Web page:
Jey Uso was arrested for Driving Under the Influence prior to the Royal Rumble event, faced no suspension and even walked away from the Rumble with a win and the Tag Team Championship around his waist.

This isn’t me saying that Jey Uso’s situation is the same as domestic violence or rape allegations, but a DUI is no joke either. People die every day because of drivers who get behind the wheel under the influence of alcohol and/or drugs. As a fan, I am very happy to see that Jey Uso did not hurt himself or anyone else because of the incident. As a human being, it pains me to see the WWE not take some kind of punitive action in regards to this reckless behavior.

Rumble Perfection

I went two-for-two with my Royal Rumble winner predictions, successfully calling both Shinsuke Nakamura and Asuka as the winners of their respective battle royal matches. I feel like both winners were the smart decisions to make, but even if they were expected by many, that doesn’t mean that they were bad choices.

Nakamura going up against AJ Styles for the WWE World Championship at WrestleMania is going to be huge. With Brock Lesnar Vs Roman Reigns rumored for the RAW side of things, it only makes sense to provide the hardcore fans with a match that will keep us happy. If you haven’t seen their classic bout from Wrestle Kingdom 10, I would highly recommend hunting down the Nakamura Vs Styles match that served as their send-off from New Japan Pro-Wrestling. That will give you a taste of what you can expect when the two tussle at WrestleMania.

Asuka was the only logical choice to win the first ever women’s Royal Rumble match. She is still undefeated in singles competition and is probably the most talented in-ring performer of the female persuasion within the company. It’s going to be easy to remember this Rumble as the debut of “Rowdy” Ronda Rousey, former UFC Champion… but the important thing to remember here is that the WWE seems to be playing to both sides of the coin in regards to their fan-base.

Like her fellow Japanese star, Asuka’s winning of the Royal Rumble sets up another attraction for the die-hard’s like myself. Whether she stays on RAW and challenges the wonderfully talented Alexa Bliss, or makes the move over to SmackDown Live to challenge Charlotte Flair, whatever match Asuka takes part in at WrestleMania will be a draw for those of us who have been pushing for change within the WWE.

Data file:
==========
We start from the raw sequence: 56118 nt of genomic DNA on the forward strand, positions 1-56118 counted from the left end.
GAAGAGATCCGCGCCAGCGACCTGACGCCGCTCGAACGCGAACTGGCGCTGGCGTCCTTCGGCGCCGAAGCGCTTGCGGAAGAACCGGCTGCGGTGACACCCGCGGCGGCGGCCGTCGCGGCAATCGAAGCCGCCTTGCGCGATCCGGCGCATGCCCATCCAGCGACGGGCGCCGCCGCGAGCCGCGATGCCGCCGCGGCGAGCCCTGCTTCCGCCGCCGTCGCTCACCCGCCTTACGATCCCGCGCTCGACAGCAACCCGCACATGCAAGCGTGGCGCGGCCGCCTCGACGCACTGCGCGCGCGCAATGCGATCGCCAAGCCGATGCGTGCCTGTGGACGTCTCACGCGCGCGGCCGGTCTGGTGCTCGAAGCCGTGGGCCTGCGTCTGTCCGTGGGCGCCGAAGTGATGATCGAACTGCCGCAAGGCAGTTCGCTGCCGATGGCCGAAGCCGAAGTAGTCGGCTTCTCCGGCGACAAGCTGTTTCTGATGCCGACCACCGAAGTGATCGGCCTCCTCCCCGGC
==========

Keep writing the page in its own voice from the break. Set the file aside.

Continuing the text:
On the opposite side of that coin, Ronda Rousey represents the typical WWE mindset of having special attractions. I am excited to see what Rousey can do inside the confines of the squared circle, but I feel like her debut was poorly done and know full well that her first WrestleMania is less about whether or not she can go inside of the ring, and will be more about creating a spectacle.

Whether Rousey ends up challenging one of the Champions, or as rumored, winds up as part of a tag team special attraction, the intent is to get eyes on the product first and foremost, with the quality of the in-ring action being secondary.

Typically, I would leave this column with some negative thoughts about how much I hate the WWE’s focus on special attractions, but I won’t be doing that today. Today, I finally get to commend the company on returning to an understanding that they cannot rely on those special attractions and fabricated “WrestleMania Moments”. The name on the marquee is WRESTLING, and if this year’s very good Royal Rumble show was any indication, they’re beginning to understand that again.

Wrestling is a spectacle and should have something for everybody, but at the end of the day, you can’t forget what brought you to the dance, and that is a great in-ring product. It’s looking like this year’s WrestleMania card might actually be something to be excited about, with a good mix of potential in-ring classics, and the monumental moments that they have spent the better part of two decades trying to artificially create, with minimal success.

One final thought before I leave you here… AJ Styles is defending the WWE World Championship against Shinsuke Nakamura at WrestleMania 34, twenty-six months removed from their classic encounter at Wrestle Kingdom 10.


Photo Credit: WWE

It’s a good time to be a fan.